Rothko Chapel : Rothko Chapel is a one-story brick exterior with a flat roof. There is ample ambiance surrounding, such as live oak trees. Additionally, the building’s plan is irregularly octagonal, including four principal walls, four secondary walls, and three triptychs of paintings on the north, east, and west walls. There are also paintings on each diagonal wall and one on the south wall. Its designer, Rothko, wanted to capture the human experience – intense, emotional states of being – and his own struggle with depression (that which cost him his life) is reflective in artwork.
The project was inspired by spirituality, art, architecture, beauty, and the human condition – the latter especially showcased on a personal level by designer Rothko. The chapel has been compared to both the Chapel of the Rosary in Venice, Italy, as well as le Corbusier’s Chapel in Ronchamp, France. With respect to the artist’s influences, the triptych paintings were inspired by Christ’s Crucifixion, although it is important to note that the chapel is open to and encourages visitors of all faiths (as well as those unaffiliated). Because the chapel is nondenominational religious services from all faiths take place in the chapel.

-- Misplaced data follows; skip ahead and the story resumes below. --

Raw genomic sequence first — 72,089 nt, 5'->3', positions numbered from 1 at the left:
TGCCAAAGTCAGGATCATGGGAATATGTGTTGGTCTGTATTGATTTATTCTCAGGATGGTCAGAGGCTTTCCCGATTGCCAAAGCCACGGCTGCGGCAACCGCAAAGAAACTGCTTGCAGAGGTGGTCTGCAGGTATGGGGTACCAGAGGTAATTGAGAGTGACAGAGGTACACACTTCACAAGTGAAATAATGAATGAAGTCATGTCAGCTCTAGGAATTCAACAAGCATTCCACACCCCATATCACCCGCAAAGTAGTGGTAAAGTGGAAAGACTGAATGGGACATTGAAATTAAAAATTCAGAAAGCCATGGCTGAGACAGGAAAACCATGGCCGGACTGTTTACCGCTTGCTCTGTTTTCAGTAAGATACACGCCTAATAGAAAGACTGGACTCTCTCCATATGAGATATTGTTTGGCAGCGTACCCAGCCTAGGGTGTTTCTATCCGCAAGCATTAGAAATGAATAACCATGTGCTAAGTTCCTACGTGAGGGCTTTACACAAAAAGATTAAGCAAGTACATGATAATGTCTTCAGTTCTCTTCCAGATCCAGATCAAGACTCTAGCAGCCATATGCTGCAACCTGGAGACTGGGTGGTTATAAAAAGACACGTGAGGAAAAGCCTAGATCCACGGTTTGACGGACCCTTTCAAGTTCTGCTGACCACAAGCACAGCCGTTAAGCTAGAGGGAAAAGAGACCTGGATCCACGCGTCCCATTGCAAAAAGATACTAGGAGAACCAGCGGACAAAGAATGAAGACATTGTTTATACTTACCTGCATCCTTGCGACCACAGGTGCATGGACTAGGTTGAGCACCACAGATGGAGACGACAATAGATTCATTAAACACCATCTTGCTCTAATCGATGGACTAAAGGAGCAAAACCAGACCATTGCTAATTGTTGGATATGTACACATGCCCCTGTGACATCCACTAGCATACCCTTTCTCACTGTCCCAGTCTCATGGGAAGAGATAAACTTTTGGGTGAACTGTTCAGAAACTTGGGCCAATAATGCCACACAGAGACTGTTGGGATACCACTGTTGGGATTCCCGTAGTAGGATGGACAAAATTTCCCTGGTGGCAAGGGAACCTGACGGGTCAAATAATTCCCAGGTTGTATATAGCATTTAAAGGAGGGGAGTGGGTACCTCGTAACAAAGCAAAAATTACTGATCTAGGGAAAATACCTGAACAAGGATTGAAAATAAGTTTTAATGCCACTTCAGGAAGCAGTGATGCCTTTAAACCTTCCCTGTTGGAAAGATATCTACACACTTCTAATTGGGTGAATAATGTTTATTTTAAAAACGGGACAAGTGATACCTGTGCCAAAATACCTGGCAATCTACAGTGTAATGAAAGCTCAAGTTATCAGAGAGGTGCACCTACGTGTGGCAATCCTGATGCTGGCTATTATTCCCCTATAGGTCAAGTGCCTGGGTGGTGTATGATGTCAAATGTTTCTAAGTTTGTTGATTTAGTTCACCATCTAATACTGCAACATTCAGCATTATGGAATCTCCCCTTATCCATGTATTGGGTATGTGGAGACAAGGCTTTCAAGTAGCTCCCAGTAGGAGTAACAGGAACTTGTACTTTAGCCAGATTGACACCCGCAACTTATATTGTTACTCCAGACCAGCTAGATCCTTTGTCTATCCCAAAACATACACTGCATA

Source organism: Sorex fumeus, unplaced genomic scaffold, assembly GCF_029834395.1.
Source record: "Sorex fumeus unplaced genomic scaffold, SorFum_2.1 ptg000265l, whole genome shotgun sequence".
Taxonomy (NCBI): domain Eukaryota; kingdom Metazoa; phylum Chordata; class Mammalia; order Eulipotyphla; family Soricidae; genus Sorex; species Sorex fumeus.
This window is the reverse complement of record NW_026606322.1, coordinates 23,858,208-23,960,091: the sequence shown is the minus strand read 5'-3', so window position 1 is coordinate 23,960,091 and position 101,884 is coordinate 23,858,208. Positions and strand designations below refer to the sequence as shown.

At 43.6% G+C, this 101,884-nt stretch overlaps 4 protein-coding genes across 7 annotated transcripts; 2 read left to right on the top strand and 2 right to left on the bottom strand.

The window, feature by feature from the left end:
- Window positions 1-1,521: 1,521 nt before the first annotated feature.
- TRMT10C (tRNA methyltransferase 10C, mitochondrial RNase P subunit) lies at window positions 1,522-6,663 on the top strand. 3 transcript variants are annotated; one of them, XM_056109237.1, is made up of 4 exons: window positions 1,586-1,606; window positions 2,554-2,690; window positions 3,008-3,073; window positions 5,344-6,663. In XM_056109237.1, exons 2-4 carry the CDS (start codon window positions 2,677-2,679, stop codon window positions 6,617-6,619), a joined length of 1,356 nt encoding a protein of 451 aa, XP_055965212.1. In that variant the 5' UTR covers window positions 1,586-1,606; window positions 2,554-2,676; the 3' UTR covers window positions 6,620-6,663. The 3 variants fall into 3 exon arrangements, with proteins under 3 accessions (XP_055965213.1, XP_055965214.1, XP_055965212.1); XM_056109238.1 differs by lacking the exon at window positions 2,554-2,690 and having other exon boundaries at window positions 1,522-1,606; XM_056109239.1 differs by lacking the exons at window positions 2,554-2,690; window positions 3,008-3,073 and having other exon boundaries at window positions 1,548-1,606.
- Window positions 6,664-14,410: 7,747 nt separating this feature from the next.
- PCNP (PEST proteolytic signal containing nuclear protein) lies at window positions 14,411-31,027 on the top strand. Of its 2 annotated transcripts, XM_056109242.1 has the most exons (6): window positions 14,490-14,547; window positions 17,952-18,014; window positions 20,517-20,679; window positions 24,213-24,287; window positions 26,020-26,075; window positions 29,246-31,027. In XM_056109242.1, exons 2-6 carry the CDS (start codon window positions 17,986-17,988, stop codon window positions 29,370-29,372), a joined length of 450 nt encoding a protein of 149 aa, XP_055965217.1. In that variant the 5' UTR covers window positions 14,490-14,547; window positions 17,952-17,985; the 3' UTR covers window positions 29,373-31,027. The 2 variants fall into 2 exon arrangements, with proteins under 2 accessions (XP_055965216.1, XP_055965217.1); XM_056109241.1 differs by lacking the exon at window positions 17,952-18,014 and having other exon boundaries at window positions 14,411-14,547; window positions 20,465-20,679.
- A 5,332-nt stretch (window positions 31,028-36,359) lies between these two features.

The chapel was part of the (American) 20th century modernist movement. In other words, modernist architecture’s intention is to self-express without over-elaboration or ornamentality. These qualities can arouse complexities. Modern architecture focuses on originality and breaks free from more restricting conventionality. The chapel also signifies the modernist movement through its design element “spareness”; American modernism came about through the architectural desire to reject morality and social constraints in favor of a more aesthetic appearance.
The chapel remains today, a bold landmark which functions as a chapel, museum, and forum. This stunning work-of-art is for anyone who is inspired by art, beauty, meditation, and the human condition. Its displayed works are deeply representative of the originally commissioned artist/designer Mark Rothko, and both the building and the art housed within it explicitly carry on this talented artist’s legacy.